The Land Occupancy Laws And The Impacts Of Traditional Land Use On The Aboriginal Community

10176 WordsJan 3, 201641 Pages
TRADITIONAL USE STUDIES Chapter 1 1.1. The Traditional Use study Traditional Use Studies have been developed in research to study mainly the land occupancy laws and the impacts of Traditional Land Use on the aboriginal community in Canada. The primary purpose of Traditional Use Studies is to examine the Canadian First National and indigenous people around the world, and used in gathering knowledge about the contemporary and traditional land uses of the communities. For the last quarter of the century, Canada?s Aboriginal peoples have long documented the extent in which they have used traditional resources and lands both since and before the settlement of Europeans. For the aboriginal people of Canada, they have documented this data…show more content…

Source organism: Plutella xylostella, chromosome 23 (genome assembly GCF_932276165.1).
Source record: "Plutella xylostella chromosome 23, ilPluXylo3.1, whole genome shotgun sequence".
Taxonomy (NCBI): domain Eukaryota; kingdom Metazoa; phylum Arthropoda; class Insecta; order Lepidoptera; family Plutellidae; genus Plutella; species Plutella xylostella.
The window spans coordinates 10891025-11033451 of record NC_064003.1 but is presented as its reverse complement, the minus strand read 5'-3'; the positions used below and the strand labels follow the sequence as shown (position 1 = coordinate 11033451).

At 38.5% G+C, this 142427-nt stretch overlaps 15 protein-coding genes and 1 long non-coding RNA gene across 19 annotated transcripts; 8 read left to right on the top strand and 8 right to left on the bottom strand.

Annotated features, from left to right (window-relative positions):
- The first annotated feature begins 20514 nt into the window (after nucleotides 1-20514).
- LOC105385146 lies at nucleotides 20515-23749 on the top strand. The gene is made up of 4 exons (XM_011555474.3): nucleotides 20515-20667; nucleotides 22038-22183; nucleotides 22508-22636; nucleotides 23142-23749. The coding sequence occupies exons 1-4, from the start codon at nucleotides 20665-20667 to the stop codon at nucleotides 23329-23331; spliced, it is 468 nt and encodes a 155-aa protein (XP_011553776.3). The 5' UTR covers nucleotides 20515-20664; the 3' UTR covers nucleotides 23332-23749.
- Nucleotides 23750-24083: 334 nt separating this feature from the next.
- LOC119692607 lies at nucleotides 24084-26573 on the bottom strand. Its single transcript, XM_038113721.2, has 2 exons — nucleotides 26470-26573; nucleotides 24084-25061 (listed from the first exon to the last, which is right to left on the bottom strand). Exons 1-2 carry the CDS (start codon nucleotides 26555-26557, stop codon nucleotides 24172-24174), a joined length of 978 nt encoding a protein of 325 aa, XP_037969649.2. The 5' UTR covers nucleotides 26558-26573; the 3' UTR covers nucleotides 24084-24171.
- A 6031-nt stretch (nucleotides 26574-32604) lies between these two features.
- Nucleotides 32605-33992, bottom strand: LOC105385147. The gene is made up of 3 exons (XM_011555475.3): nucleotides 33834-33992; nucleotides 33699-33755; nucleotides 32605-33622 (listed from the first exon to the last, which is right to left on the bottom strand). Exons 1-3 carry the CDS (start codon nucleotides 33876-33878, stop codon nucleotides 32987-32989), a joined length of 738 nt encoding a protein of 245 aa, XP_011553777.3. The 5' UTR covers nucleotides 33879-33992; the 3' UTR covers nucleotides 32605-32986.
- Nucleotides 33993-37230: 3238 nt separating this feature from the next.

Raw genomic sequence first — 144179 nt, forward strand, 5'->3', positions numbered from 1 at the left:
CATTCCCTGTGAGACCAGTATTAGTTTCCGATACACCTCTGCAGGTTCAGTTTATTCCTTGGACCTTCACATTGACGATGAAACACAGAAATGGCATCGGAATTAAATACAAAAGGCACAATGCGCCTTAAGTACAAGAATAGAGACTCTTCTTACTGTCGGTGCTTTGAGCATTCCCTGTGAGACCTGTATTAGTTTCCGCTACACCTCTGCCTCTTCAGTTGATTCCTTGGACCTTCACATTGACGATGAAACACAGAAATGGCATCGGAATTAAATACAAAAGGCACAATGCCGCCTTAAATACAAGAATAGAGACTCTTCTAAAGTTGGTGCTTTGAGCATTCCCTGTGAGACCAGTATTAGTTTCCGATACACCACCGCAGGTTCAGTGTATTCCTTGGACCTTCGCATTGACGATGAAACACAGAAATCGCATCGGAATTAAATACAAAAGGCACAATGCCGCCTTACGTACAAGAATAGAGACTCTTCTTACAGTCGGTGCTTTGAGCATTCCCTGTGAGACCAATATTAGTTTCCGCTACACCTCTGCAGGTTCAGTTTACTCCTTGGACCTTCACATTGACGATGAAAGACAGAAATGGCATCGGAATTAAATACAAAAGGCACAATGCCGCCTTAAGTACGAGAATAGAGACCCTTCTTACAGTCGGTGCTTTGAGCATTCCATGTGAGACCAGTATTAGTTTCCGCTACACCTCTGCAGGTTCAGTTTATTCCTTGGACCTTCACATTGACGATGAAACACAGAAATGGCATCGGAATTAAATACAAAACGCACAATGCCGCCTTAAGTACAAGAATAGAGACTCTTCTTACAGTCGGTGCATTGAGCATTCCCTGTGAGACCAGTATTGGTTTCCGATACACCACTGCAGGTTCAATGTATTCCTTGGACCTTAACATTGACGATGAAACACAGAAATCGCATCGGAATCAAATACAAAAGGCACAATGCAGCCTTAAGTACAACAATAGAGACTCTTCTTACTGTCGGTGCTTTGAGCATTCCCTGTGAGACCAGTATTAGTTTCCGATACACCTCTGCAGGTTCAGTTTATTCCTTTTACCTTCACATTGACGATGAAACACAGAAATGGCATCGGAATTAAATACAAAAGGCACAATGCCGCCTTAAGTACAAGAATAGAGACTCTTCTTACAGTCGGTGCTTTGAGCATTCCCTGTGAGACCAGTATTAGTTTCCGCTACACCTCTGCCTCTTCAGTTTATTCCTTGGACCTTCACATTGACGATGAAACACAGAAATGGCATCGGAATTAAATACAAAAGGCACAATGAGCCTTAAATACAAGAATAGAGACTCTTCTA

Interest in better forest management, consultation requirements, the protection of Aboriginal and treaty rights, forest certification, and government policies requirements all contribute to the expanding interest in traditional land use. However, collecting knowledge and information about Aboriginal peoples land use, and forest management?s integration has not been straightforward. While recognizing the benefits of this process of information collection, the Aboriginal peoples have been increasingly concerned about the ways in which their knowledge is being utilized. Financers, supporters, and forestry companies are increasingly concerned about guaranteeing access to this data and efficient methods of integrating it into forest planning and management. Traditional land use is a means for governments to protect the interests of land for the Aboriginal peoples but have been apprehensive about their probable impact on their capability of using and controlling access to Crown lands. All parties involved recognized that Traditional Land Use studies have become a vital instrument for Aboriginal peoples striving to declare priori claims to the lands the Aboriginal peoples have variably occupied, and to generate avenues in which the Aboriginal peoples can negotiate roles in the management of the land. In spite of the numerous studies to be developed, there has yet to be a
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